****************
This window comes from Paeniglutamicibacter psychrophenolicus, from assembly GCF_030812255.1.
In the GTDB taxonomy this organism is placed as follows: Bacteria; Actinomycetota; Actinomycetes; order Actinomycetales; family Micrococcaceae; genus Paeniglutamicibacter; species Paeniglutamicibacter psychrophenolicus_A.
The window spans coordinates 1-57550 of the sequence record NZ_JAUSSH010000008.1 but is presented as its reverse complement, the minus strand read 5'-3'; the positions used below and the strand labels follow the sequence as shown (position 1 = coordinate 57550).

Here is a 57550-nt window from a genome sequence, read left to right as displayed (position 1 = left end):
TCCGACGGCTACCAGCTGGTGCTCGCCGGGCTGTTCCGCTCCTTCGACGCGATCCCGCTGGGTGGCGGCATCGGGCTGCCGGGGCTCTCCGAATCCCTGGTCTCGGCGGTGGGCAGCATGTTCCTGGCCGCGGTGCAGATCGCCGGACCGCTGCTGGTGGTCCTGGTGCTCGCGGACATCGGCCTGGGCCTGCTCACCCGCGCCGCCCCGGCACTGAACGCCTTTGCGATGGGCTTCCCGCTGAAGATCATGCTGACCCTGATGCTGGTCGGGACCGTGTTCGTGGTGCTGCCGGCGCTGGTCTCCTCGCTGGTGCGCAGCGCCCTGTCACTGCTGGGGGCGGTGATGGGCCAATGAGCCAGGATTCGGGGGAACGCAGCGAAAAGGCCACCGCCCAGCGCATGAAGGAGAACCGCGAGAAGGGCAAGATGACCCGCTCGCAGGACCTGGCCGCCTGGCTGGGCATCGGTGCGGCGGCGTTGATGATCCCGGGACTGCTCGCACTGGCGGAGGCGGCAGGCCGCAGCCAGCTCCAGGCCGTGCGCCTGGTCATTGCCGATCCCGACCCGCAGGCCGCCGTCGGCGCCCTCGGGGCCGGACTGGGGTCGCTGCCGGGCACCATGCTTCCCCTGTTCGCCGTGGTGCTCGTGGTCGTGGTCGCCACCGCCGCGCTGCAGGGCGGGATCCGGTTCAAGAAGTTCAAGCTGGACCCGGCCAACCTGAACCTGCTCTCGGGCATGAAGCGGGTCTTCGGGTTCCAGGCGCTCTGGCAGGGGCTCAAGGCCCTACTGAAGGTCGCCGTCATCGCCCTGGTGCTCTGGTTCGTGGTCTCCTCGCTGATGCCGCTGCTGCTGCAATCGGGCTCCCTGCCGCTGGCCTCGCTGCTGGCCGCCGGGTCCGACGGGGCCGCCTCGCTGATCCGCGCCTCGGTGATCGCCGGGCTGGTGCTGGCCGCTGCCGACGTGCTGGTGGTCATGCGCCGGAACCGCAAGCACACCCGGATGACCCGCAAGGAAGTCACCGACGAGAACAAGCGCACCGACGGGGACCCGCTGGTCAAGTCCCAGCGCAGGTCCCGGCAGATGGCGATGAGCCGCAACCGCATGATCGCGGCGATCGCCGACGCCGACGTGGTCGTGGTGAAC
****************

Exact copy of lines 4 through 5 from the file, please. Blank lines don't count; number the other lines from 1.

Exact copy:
Here is a 57550-nt window from a genome sequence, read left to right as displayed (position 1 = left end):
TCCGACGGCTACCAGCTGGTGCTCGCCGGGCTGTTCCGCTCCTTCGACGCGATCCCGCTGGGTGGCGGCATCGGGCTGCCGGGGCTCTCCGAATCCCTGGTCTCGGCGGTGGGCAGCATGTTCCTGGCCGCGGTGCAGATCGCCGGACCGCTGCTGGTGGTCCTGGTGCTCGCGGACATCGGCCTGGGCCTGCTCACCCGCGCCGCCCCGGCACTGAACGCCTTTGCGATGGGCTTCCCGCTGAAGATCATGCTGACCCTGATGCTGGTCGGGACCGTGTTCGTGGTGCTGCCGGCGCTGGTCTCCTCGCTGGTGCGCAGCGCCCTGTCACTGCTGGGGGCGGTGATGGGCCAATGAGCCAGGATTCGGGGGAACGCAGCGAAAAGGCCACCGCCCAGCGCATGAAGGAGAACCGCGAGAAGGGCAAGATGACCCGCTCGCAGGACCTGGCCGCCTGGCTGGGCATCGGTGCGGCGGCGTTGATGATCCCGGGACTGCTCGCACTGGCGGAGGCGGCAGGCCGCAGCCAGCTCCAGGCCGTGCGCCTGGTCATTGCCGATCCCGACCCGCAGGCCGCCGTCGGCGCCCTCGGGGCCGGACTGGGGTCGCTGCCGGGCACCATGCTTCCCCTGTTCGCCGTGGTGCTCGTGGTCGTGGTCGCCACCGCCGCGCTGCAGGGCGGGATCCGGTTCAAGAAGTTCAAGCTGGACCCGGCCAACCTGAACCTGCTCTCGGGCATGAAGCGGGTCTTCGGGTTCCAGGCGCTCTGGCAGGGGCTCAAGGCCCTACTGAAGGTCGCCGTCATCGCCCTGGTGCTCTGGTTCGTGGTCTCCTCGCTGATGCCGCTGCTGCTGCAATCGGGCTCCCTGCCGCTGGCCTCGCTGCTGGCCGCCGGGTCCGACGGGGCCGCCTCGCTGATCCGCGCCTCGGTGATCGCCGGGCTGGTGCTGGCCGCTGCCGACGTGCTGGTGGTCATGCGCCGGAACCGCAAGCACACCCGGATGACCCGCAAGGAAGTCACCGACGAGAACAAGCGCACCGACGGGGACCCGCTGGTCAAGTCCCAGCGCAGGTCCCGGCAGATGGCGATGAGCCGCAACCGCATGATCGCGGCGATCGCCGACGCCGACGTGGTCGTGGTGAAC